Manager's Tips and Tools

by Manager Development Services

Standards (pt. 3 of 4) “Emotional Standards ”



In Open Heaven there is no place for pettiness or politics, alliances or cliques, rumors or innuendo.  In Open Heaven there is no need.  The difficult part as manager is people are programmed for these self-defeating behaviors (the more work experience they have, the more programming).  It’s up to me to reprogram negative behaviors out of them.  Seven simple rules I enforce are:

(1)   No Backbiting – talking bad about someone behind their back demeans me more than it demeans them.

(2)   No Negativity – focus on what is positive about a person or situation.  Negativity breeds negativity.

(3)   No Gossiping – gossip is mean and malicious.  Spreading rumors about others only confirms lack of character.  Get a life.

(4)   No Complaining – whiners make people weary and only perpetuate their misery.

(5)   No Drama – some people crave attention and view the world as their stage.  Drama is for the movies.  Open Heaven allows no soap operas.

(6)   No Chaos – some people thrive on chaos.  Everything is a crisis (or can be made into one).  If you have a particular expertise in handling crisis, then your talents would be more useful somewhere else.

(7)   Check Your Baggage at the Door – everyone has personal problems and issues, but work is not the place to obsess over them.  Lugging your baggage in with you each day not only compounds your misery but affects every other person you come in contact with.

The only thing we really have any control over is our attitude.  Obsessing and worrying give us the illusion of being proactive, but it’s just that – an illusion.  All we are really accomplishing is creating more stress and misery in our lives.  Check your baggage at the door when you enter.  You can always reclaim it when you leave at the end of the day.

I tell my employees that if they just can’t check their baggage at the door or if they really need to complain, backbite, gossip, or be negative, then come and see me – my door is always open.

Emotional standards entail the “Principle of Personal Responsibility.”  Only I can heal me.  Only you can heal you.  We all need help to make it happen, but we have to first become willing to heal.  I can suggest and guide you if you let me, but unless you are willing to accept help and guidance all my efforts are useless.

Story #11   Lana (Cancer)

Our receptionist, Lana, was in her late fifties and was one of those people who always needed to be told what to do.  In the six months since her husband passed way from cancer, her life had become an emotional roller coaster.  She appeared depressed and just wandered around the office at times, sharing how horrible life was.  She was told to take medical leave, spend some time with her kids, and attend a grief and loss support group, but refused.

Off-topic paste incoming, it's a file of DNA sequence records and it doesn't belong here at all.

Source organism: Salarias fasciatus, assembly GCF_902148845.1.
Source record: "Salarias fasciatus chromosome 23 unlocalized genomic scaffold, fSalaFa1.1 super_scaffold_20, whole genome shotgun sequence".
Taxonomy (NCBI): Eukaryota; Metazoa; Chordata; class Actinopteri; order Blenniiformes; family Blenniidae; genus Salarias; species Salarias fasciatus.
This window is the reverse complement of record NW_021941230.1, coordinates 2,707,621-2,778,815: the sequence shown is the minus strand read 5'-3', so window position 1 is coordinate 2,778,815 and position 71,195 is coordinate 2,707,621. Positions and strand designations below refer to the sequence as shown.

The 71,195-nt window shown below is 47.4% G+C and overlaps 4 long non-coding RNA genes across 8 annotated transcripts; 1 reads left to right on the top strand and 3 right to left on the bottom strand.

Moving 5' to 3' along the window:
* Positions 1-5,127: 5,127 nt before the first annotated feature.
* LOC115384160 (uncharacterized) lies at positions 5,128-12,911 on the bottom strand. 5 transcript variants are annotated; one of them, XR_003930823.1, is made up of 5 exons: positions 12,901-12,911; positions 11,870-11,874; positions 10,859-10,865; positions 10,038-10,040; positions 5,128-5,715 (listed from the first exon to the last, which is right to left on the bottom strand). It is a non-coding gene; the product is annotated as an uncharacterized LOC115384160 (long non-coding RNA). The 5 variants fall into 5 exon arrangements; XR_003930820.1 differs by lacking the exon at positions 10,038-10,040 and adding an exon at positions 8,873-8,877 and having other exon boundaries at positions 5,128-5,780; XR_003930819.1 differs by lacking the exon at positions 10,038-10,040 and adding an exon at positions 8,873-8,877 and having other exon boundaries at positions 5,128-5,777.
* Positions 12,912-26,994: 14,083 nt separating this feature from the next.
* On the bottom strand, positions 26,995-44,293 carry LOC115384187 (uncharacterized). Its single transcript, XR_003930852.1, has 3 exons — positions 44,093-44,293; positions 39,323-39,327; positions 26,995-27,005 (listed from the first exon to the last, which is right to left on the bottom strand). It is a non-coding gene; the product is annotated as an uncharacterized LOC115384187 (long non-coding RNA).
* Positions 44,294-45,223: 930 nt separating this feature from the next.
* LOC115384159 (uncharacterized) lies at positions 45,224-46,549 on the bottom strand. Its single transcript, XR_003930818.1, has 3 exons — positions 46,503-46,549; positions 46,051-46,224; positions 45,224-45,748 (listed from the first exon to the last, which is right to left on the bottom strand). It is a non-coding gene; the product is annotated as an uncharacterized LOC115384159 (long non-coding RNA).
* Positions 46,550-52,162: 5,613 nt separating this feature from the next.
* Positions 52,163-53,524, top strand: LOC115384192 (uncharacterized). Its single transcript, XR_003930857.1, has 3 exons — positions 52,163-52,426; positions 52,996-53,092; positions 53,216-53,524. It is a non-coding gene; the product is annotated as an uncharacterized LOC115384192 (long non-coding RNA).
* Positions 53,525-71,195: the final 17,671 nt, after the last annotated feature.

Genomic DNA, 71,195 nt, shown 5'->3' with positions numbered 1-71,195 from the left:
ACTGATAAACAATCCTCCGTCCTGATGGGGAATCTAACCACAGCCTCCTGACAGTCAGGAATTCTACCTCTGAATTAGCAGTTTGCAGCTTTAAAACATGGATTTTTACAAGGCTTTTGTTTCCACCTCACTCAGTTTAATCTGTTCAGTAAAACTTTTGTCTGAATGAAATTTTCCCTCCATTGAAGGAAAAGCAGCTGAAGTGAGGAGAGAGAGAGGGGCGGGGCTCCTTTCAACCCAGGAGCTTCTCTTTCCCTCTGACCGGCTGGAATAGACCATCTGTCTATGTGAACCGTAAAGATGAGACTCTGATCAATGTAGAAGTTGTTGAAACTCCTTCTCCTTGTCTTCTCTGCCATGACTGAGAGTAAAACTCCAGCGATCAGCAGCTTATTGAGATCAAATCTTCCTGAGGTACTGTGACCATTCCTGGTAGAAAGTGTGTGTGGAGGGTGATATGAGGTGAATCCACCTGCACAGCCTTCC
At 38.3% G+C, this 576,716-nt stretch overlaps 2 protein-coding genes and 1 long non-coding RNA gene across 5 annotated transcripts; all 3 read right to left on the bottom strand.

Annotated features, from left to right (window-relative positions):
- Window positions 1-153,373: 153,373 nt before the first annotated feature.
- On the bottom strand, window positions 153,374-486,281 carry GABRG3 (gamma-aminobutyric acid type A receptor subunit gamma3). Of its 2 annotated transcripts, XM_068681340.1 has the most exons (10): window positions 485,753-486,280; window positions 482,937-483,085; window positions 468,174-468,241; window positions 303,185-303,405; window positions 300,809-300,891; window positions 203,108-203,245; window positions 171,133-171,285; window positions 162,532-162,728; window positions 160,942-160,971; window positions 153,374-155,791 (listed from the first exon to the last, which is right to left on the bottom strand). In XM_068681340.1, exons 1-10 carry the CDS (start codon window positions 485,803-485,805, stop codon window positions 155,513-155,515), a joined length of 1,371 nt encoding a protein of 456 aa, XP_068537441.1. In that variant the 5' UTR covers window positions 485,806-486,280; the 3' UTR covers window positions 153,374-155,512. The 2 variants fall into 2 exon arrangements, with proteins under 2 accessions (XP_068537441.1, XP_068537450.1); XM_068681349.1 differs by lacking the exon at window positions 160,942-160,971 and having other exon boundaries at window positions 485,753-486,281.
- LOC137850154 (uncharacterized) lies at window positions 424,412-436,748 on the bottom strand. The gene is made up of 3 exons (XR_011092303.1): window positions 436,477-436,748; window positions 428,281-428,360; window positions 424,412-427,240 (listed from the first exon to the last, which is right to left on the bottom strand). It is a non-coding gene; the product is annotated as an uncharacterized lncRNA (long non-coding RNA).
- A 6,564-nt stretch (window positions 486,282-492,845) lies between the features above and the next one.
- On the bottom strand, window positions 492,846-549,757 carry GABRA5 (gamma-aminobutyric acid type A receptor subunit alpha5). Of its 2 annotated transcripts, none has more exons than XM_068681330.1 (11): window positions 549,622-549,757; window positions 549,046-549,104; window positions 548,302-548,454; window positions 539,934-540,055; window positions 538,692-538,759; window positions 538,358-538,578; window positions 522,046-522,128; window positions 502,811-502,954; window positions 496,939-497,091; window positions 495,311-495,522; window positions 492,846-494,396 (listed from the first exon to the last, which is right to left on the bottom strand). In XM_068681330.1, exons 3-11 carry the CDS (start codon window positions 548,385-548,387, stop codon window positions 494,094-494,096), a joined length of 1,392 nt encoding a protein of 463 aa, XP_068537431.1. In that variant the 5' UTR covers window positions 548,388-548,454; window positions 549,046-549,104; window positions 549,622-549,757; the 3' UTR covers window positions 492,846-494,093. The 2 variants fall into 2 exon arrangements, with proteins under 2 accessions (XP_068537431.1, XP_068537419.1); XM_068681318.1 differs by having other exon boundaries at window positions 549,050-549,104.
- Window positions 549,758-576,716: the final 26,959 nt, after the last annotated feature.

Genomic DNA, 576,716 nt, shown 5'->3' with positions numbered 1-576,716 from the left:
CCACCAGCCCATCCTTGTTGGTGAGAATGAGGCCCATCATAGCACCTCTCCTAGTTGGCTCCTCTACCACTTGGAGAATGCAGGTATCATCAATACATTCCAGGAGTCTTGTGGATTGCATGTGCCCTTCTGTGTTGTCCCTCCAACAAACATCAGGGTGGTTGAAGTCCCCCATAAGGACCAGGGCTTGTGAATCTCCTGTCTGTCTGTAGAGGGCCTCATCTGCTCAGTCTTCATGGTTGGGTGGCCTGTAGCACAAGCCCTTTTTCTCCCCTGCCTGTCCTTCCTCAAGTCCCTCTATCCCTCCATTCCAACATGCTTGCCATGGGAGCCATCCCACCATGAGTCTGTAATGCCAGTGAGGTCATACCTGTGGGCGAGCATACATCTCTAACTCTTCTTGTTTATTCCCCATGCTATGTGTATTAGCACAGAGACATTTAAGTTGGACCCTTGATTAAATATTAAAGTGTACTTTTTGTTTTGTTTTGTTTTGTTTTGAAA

Then she was diagnosed herself with cancer and began chemo.  Still she refused to take leave as though she believed somehow if she left she would die.  The office watched as her health progressively declined.

Managing from the heart, I counseled, listened, encouraged, and then explained standards.  I expressed how loved she was at the office and how concerned everyone was for her well-being.  I then told her she was being forced to take medical leave and wouldn’t be allowed to return until her doctor gave the OK.  Of course, she threw a fit.

After Lana left, a number on staff commented on how they thought it was long overdue and how much her presence had affected them.  Because they cared, they had not been able to focus on their jobs.  Her baggage had also become their baggage.

Lana continued her chemo, joined a grief and loss support group, saw her kids a lot, and returned to her position after four months – healthy and raring to work.  She apologized for her previous behavior and admitted I was right to make her take leave.  She now realized she had needed time to take care of herself and her stubbornness had just been fear.

NOTE: This is a good example of Misuse of Mercy explained in chapter 18.  Because of her age, her loss, and her illness, I let sympathy, not compassion; allow her to stay long after she should have.

– excerpt from “Inspiring Passion in Your Staff”

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August 30, 2011 - Posted by | Counseling Techniques, Employee Coaching, Leadership Skills, Manager Development Tools, Mentoring, Personal Development, Self-esteem | , , , , , , , , , , , , , , , , , ,

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